Quite recently. Two years ago I turned freelance. I graduated in 2015. I did the odd project, nothing major, but then I turned freelance and I really worked out what I wanted to do. I spent most of 2017 tavelling the country doing workshops, presentations and performing. I currently teach percussion workshops, perform as a pianist and do presentations as a community musician. I like to do a bit of everything!
What is one of your most memorable experiences as a performing musician?
When I was eighteen I auditioned in London to be in the opening for the London Olympics as a drummer. I bunked off Biology A-level and got a train to London, I didn’t tell anybody that was going, went to London, got lost, found the audition place and auditioned. A month later I returned and auditioned as a drummer, and they told me I’d been selected for the opening ceremony. It was an amazing experience, there were just under a thousand drummers. We spent three, four months rehearsing. I was doing my A-levels, and travelling back and forth to London. In the ceremony we drummed when all the chimney’s appeared and all the drummers were dressed as peasants (she laughs). They asked me to do the closing ceremony as a marshal so we had to stand with the athletes. I’d just turned 18 and I was one of the youngest drummers. I kept in touch with so many people from that. Some of the drummers carried on after as a group. I asked them to perfrom in my third year event at Sage and they came up.
You have done a lot of work inspiring others to follow their passion. What do you like about sharing you experiences with aspiring artists?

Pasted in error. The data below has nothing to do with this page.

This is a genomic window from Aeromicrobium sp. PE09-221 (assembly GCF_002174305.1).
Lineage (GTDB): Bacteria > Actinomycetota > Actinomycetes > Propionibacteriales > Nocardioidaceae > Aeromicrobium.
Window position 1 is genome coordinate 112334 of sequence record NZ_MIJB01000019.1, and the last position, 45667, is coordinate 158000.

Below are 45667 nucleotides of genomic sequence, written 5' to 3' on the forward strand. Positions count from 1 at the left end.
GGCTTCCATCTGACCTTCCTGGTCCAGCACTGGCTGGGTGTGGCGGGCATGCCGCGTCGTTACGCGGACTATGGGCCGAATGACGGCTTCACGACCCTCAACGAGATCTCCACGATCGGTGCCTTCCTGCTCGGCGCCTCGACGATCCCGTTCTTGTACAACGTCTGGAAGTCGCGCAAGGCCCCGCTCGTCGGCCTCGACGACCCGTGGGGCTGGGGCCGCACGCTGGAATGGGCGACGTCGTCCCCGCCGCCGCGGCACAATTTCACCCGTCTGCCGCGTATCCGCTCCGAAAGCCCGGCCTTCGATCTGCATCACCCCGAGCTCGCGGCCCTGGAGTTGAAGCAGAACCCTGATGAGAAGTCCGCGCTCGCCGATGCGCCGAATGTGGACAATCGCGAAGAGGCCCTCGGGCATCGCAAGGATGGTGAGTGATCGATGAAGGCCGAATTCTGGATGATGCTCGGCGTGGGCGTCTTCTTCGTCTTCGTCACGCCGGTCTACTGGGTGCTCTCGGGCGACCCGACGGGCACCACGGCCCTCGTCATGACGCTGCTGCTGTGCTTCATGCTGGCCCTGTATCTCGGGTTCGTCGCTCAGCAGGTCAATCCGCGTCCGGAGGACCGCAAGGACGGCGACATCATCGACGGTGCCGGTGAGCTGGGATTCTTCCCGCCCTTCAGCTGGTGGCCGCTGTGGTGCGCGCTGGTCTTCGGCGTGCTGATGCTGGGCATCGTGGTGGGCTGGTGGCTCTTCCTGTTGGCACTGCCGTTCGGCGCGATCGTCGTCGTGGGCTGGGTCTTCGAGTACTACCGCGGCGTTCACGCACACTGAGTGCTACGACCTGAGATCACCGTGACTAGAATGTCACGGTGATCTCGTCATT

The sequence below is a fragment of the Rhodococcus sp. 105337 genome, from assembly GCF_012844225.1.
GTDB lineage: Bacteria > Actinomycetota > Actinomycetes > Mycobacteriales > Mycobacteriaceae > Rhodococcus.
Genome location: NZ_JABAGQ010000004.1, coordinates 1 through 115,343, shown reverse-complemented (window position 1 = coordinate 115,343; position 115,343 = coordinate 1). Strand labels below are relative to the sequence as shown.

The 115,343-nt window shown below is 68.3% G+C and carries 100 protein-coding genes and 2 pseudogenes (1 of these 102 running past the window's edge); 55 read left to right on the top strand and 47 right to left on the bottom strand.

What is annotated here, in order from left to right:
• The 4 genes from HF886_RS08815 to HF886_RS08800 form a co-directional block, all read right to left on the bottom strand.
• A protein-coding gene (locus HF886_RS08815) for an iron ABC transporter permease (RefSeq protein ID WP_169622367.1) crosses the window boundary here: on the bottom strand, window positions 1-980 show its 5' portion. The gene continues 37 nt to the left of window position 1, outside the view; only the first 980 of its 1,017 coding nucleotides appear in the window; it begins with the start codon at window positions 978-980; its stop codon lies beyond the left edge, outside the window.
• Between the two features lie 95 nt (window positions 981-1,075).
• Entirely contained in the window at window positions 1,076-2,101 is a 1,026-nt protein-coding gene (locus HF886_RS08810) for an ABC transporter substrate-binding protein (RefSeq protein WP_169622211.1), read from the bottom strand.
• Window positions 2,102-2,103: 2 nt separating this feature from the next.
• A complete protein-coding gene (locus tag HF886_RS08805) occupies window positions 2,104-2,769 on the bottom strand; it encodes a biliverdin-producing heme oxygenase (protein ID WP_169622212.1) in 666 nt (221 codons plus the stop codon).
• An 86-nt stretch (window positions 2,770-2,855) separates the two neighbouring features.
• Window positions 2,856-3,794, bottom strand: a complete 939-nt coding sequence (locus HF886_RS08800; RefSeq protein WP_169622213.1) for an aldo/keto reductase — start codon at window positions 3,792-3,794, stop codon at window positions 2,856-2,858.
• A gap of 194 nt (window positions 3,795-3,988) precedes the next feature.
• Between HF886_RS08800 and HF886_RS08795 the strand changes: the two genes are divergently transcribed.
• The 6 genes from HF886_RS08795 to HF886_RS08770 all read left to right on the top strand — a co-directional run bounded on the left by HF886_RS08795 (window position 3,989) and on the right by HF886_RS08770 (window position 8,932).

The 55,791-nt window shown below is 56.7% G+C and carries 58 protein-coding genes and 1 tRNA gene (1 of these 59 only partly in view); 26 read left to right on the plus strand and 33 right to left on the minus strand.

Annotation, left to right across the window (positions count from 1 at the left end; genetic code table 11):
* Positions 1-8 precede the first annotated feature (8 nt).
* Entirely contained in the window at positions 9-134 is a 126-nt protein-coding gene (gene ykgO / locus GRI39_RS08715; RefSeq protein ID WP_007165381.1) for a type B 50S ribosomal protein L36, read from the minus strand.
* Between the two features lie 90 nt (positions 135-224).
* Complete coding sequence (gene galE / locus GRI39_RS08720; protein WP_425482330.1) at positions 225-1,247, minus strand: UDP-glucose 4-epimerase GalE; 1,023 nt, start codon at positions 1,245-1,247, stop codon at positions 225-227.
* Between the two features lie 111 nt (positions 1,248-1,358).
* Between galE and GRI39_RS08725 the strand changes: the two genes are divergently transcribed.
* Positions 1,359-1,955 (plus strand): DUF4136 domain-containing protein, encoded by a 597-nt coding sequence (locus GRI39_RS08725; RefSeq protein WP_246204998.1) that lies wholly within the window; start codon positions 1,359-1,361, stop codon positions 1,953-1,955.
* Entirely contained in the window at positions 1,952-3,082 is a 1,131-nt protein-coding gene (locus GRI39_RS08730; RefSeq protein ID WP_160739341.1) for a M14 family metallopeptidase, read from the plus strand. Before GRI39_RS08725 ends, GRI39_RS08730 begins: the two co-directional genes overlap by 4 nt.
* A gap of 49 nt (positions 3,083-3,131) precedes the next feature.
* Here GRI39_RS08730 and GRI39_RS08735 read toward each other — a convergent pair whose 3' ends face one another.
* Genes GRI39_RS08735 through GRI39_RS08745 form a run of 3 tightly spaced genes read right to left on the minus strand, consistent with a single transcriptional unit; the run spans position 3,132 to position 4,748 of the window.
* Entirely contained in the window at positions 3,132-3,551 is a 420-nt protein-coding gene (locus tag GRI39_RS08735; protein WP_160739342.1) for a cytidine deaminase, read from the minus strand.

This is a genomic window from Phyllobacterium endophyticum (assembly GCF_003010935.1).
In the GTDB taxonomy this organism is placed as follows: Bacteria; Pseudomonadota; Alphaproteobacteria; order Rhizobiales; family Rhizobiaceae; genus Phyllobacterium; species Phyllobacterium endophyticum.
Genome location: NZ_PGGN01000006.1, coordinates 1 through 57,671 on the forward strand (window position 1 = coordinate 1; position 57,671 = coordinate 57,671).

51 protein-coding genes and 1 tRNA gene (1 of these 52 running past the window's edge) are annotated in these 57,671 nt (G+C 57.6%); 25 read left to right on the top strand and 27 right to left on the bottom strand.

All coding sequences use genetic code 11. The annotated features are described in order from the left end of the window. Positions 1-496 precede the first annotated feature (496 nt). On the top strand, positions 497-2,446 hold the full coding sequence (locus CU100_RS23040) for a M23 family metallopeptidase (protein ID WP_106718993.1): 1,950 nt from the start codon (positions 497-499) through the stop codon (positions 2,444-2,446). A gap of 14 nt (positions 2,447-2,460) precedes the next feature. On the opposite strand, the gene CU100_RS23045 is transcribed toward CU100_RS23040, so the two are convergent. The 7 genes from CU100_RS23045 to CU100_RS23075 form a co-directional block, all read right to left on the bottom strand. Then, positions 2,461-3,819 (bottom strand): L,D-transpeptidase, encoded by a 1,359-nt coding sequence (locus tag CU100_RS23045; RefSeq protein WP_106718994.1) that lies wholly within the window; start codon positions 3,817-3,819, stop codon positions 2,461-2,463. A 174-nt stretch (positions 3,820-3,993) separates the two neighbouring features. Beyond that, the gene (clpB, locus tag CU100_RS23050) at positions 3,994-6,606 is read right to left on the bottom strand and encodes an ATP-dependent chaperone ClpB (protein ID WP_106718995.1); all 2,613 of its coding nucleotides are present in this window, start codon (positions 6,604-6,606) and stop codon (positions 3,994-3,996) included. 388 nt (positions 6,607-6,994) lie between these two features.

I’ve learned about being open about my disability. I tell people that there are challenges but they can be overcome. I don’t really see myself as an inspiration. I’m just doing my job as a musician. I love what I do. It’s the same with my friends, we’re just musicians sharing a passion.When I’m open about my disability it lets others know that it’s ok, that there are challenges but it doesn’t stop you. I always say in my presentations, if you have any questions just ask me because the more they know the better they understand your disability.
Identifying as someone who has a disability, how important is it to you in terms of your identity as a musician?
I have cerebral palsy and involuntary movement disorder. It’s a part of me, I’ve always had my disability from birth so I’ve never not had a disability. So everything I’ve done or learned or experienced has been with a disability so basically it’s always there. How I play is influenced by my disability but it’s not why I play. It’s part of my body. When I play piano I use five fingers on my right hand, but I can only use two on my left hand, occasionally three on a good day! I’ve only ever had this so I’ve just learned to use it. I might hear a bass part, but can’t play all of it, so I have to adapt it. People say that when you hear my pieces you wouldn’t know that it was only done with two notes.
Tell us about one aspect of your music career that you have you found especially challenging?
My speech as a teenager was really bad and I hardly said anything. So I used to communicate by playing. When I started teaching I found it really hard to say everything. So in sessions I stopped using my speech and just used the instruments to communicate. My ability is as a musician. I think because I’m so open about [my disability] and laughing, making jokes about it, this puts them at ease at around me. So they just accept me for who I am.